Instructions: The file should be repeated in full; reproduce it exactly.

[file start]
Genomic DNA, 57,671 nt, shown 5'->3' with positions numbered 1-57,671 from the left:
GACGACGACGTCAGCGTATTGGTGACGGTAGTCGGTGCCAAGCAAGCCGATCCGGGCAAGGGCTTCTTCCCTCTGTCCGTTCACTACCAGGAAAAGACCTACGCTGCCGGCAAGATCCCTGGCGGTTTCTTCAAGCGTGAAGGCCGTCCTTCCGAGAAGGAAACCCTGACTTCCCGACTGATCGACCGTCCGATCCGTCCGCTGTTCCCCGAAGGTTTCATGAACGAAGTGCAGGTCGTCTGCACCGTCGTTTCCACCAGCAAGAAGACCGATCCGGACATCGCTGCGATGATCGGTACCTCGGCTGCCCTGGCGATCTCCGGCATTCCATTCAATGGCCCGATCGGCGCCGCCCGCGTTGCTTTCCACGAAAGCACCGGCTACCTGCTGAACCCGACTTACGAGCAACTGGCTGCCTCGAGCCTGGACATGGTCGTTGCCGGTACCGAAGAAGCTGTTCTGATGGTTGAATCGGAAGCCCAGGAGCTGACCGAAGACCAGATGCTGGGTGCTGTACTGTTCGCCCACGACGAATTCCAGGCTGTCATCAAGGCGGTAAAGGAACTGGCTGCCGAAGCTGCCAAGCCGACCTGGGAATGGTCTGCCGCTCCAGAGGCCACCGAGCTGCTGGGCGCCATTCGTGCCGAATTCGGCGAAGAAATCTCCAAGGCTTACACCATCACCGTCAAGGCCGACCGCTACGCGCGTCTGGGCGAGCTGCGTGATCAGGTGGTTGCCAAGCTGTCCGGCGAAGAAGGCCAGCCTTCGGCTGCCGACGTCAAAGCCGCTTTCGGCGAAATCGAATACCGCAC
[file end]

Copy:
Genomic DNA, 57,671 nt, shown 5'->3' with positions numbered 1-57,671 from the left:
GACGACGACGTCAGCGTATTGGTGACGGTAGTCGGTGCCAAGCAAGCCGATCCGGGCAAGGGCTTCTTCCCTCTGTCCGTTCACTACCAGGAAAAGACCTACGCTGCCGGCAAGATCCCTGGCGGTTTCTTCAAGCGTGAAGGCCGTCCTTCCGAGAAGGAAACCCTGACTTCCCGACTGATCGACCGTCCGATCCGTCCGCTGTTCCCCGAAGGTTTCATGAACGAAGTGCAGGTCGTCTGCACCGTCGTTTCCACCAGCAAGAAGACCGATCCGGACATCGCTGCGATGATCGGTACCTCGGCTGCCCTGGCGATCTCCGGCATTCCATTCAATGGCCCGATCGGCGCCGCCCGCGTTGCTTTCCACGAAAGCACCGGCTACCTGCTGAACCCGACTTACGAGCAACTGGCTGCCTCGAGCCTGGACATGGTCGTTGCCGGTACCGAAGAAGCTGTTCTGATGGTTGAATCGGAAGCCCAGGAGCTGACCGAAGACCAGATGCTGGGTGCTGTACTGTTCGCCCACGACGAATTCCAGGCTGTCATCAAGGCGGTAAAGGAACTGGCTGCCGAAGCTGCCAAGCCGACCTGGGAATGGTCTGCCGCTCCAGAGGCCACCGAGCTGCTGGGCGCCATTCGTGCCGAATTCGGCGAAGAAATCTCCAAGGCTTACACCATCACCGTCAAGGCCGACCGCTACGCGCGTCTGGGCGAGCTGCGTGATCAGGTGGTTGCCAAGCTGTCCGGCGAAGAAGGCCAGCCTTCGGCTGCCGACGTCAAAGCCGCTTTCGGCGAAATCGAATACCGCAC